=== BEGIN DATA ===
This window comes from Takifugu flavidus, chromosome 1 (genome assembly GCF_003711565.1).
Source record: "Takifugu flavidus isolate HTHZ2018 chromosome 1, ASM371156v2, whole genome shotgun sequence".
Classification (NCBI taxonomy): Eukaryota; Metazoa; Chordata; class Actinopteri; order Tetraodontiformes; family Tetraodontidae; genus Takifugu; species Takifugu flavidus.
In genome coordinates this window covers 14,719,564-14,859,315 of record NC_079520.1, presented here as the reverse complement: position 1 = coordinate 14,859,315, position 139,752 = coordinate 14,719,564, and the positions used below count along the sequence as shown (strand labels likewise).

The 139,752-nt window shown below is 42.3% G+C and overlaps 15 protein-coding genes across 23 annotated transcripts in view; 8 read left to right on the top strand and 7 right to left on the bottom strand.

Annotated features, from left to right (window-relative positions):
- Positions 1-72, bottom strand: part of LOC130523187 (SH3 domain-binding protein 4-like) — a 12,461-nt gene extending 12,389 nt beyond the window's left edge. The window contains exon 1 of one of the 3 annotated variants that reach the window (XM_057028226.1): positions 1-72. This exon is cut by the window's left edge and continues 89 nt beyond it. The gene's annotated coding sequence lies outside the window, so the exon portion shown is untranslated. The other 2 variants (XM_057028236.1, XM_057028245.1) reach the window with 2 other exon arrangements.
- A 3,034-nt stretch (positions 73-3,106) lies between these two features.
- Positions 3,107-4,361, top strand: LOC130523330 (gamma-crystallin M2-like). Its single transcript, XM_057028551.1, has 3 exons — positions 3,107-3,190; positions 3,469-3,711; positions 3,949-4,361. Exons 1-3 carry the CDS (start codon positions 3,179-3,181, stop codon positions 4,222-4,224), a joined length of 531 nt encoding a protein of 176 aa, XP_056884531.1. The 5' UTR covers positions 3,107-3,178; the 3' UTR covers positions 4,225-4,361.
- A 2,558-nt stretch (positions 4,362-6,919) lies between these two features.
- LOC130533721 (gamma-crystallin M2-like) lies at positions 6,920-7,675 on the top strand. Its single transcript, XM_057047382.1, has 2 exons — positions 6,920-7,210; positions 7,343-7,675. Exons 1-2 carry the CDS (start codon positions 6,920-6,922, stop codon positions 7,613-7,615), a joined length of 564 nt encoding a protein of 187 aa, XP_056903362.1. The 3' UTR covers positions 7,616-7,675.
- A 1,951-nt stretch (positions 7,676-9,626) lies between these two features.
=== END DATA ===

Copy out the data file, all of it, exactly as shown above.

This window comes from Takifugu flavidus, chromosome 1 (genome assembly GCF_003711565.1).
Source record: "Takifugu flavidus isolate HTHZ2018 chromosome 1, ASM371156v2, whole genome shotgun sequence".
Classification (NCBI taxonomy): Eukaryota; Metazoa; Chordata; class Actinopteri; order Tetraodontiformes; family Tetraodontidae; genus Takifugu; species Takifugu flavidus.
In genome coordinates this window covers 14,719,564-14,859,315 of record NC_079520.1, presented here as the reverse complement: position 1 = coordinate 14,859,315, position 139,752 = coordinate 14,719,564, and the positions used below count along the sequence as shown (strand labels likewise).

The 139,752-nt window shown below is 42.3% G+C and overlaps 15 protein-coding genes across 23 annotated transcripts in view; 8 read left to right on the top strand and 7 right to left on the bottom strand.

Annotated features, from left to right (window-relative positions):
- Positions 1-72, bottom strand: part of LOC130523187 (SH3 domain-binding protein 4-like) — a 12,461-nt gene extending 12,389 nt beyond the window's left edge. The window contains exon 1 of one of the 3 annotated variants that reach the window (XM_057028226.1): positions 1-72. This exon is cut by the window's left edge and continues 89 nt beyond it. The gene's annotated coding sequence lies outside the window, so the exon portion shown is untranslated. The other 2 variants (XM_057028236.1, XM_057028245.1) reach the window with 2 other exon arrangements.
- A 3,034-nt stretch (positions 73-3,106) lies between these two features.
- Positions 3,107-4,361, top strand: LOC130523330 (gamma-crystallin M2-like). Its single transcript, XM_057028551.1, has 3 exons — positions 3,107-3,190; positions 3,469-3,711; positions 3,949-4,361. Exons 1-3 carry the CDS (start codon positions 3,179-3,181, stop codon positions 4,222-4,224), a joined length of 531 nt encoding a protein of 176 aa, XP_056884531.1. The 5' UTR covers positions 3,107-3,178; the 3' UTR covers positions 4,225-4,361.
- A 2,558-nt stretch (positions 4,362-6,919) lies between these two features.
- LOC130533721 (gamma-crystallin M2-like) lies at positions 6,920-7,675 on the top strand. Its single transcript, XM_057047382.1, has 2 exons — positions 6,920-7,210; positions 7,343-7,675. Exons 1-2 carry the CDS (start codon positions 6,920-6,922, stop codon positions 7,613-7,615), a joined length of 564 nt encoding a protein of 187 aa, XP_056903362.1. The 3' UTR covers positions 7,616-7,675.
- A 1,951-nt stretch (positions 7,676-9,626) lies between these two features.